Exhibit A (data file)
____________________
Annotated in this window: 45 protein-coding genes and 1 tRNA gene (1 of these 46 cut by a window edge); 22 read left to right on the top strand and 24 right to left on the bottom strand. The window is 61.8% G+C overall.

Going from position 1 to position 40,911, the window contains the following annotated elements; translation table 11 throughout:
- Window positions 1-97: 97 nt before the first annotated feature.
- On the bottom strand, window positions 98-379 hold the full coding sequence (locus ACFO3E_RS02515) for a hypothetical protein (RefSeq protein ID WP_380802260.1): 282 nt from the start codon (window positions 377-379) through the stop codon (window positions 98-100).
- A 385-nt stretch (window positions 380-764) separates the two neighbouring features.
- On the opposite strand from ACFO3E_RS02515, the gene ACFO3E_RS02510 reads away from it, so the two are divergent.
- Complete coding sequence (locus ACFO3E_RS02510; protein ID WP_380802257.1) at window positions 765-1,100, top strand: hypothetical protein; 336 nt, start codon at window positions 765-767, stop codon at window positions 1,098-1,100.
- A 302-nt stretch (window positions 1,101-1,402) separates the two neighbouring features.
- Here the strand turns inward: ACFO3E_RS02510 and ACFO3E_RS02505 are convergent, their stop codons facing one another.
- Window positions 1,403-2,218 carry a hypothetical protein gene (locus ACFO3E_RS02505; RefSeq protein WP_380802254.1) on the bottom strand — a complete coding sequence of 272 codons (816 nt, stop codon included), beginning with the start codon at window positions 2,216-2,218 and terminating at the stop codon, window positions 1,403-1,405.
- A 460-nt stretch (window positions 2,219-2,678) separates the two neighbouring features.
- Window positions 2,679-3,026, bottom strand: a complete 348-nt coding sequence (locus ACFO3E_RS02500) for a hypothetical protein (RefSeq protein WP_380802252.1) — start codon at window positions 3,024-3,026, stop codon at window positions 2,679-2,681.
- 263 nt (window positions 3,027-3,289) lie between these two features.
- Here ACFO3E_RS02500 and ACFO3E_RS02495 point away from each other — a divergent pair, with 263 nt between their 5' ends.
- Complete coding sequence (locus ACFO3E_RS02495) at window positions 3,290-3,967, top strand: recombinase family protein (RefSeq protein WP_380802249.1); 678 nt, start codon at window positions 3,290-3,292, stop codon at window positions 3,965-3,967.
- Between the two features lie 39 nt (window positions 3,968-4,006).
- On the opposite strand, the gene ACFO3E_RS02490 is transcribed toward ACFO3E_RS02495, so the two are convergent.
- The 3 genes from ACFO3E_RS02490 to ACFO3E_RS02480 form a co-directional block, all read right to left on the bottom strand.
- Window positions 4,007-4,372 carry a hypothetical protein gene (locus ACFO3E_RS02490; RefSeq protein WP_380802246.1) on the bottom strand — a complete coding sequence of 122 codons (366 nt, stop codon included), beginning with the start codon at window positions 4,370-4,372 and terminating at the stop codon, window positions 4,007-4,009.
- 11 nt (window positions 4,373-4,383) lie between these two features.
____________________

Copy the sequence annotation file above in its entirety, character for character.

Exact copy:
Annotated in this window: 45 protein-coding genes and 1 tRNA gene (1 of these 46 cut by a window edge); 22 read left to right on the top strand and 24 right to left on the bottom strand. The window is 61.8% G+C overall.

Going from position 1 to position 40,911, the window contains the following annotated elements; translation table 11 throughout:
- Window positions 1-97: 97 nt before the first annotated feature.
- On the bottom strand, window positions 98-379 hold the full coding sequence (locus ACFO3E_RS02515) for a hypothetical protein (RefSeq protein ID WP_380802260.1): 282 nt from the start codon (window positions 377-379) through the stop codon (window positions 98-100).
- A 385-nt stretch (window positions 380-764) separates the two neighbouring features.
- On the opposite strand from ACFO3E_RS02515, the gene ACFO3E_RS02510 reads away from it, so the two are divergent.
- Complete coding sequence (locus ACFO3E_RS02510; protein ID WP_380802257.1) at window positions 765-1,100, top strand: hypothetical protein; 336 nt, start codon at window positions 765-767, stop codon at window positions 1,098-1,100.
- A 302-nt stretch (window positions 1,101-1,402) separates the two neighbouring features.
- Here the strand turns inward: ACFO3E_RS02510 and ACFO3E_RS02505 are convergent, their stop codons facing one another.
- Window positions 1,403-2,218 carry a hypothetical protein gene (locus ACFO3E_RS02505; RefSeq protein WP_380802254.1) on the bottom strand — a complete coding sequence of 272 codons (816 nt, stop codon included), beginning with the start codon at window positions 2,216-2,218 and terminating at the stop codon, window positions 1,403-1,405.
- A 460-nt stretch (window positions 2,219-2,678) separates the two neighbouring features.
- Window positions 2,679-3,026, bottom strand: a complete 348-nt coding sequence (locus ACFO3E_RS02500) for a hypothetical protein (RefSeq protein WP_380802252.1) — start codon at window positions 3,024-3,026, stop codon at window positions 2,679-2,681.
- 263 nt (window positions 3,027-3,289) lie between these two features.
- Here ACFO3E_RS02500 and ACFO3E_RS02495 point away from each other — a divergent pair, with 263 nt between their 5' ends.
- Complete coding sequence (locus ACFO3E_RS02495) at window positions 3,290-3,967, top strand: recombinase family protein (RefSeq protein WP_380802249.1); 678 nt, start codon at window positions 3,290-3,292, stop codon at window positions 3,965-3,967.
- Between the two features lie 39 nt (window positions 3,968-4,006).
- On the opposite strand, the gene ACFO3E_RS02490 is transcribed toward ACFO3E_RS02495, so the two are convergent.
- The 3 genes from ACFO3E_RS02490 to ACFO3E_RS02480 form a co-directional block, all read right to left on the bottom strand.
- Window positions 4,007-4,372 carry a hypothetical protein gene (locus ACFO3E_RS02490; RefSeq protein WP_380802246.1) on the bottom strand — a complete coding sequence of 122 codons (366 nt, stop codon included), beginning with the start codon at window positions 4,370-4,372 and terminating at the stop codon, window positions 4,007-4,009.
- 11 nt (window positions 4,373-4,383) lie between these two features.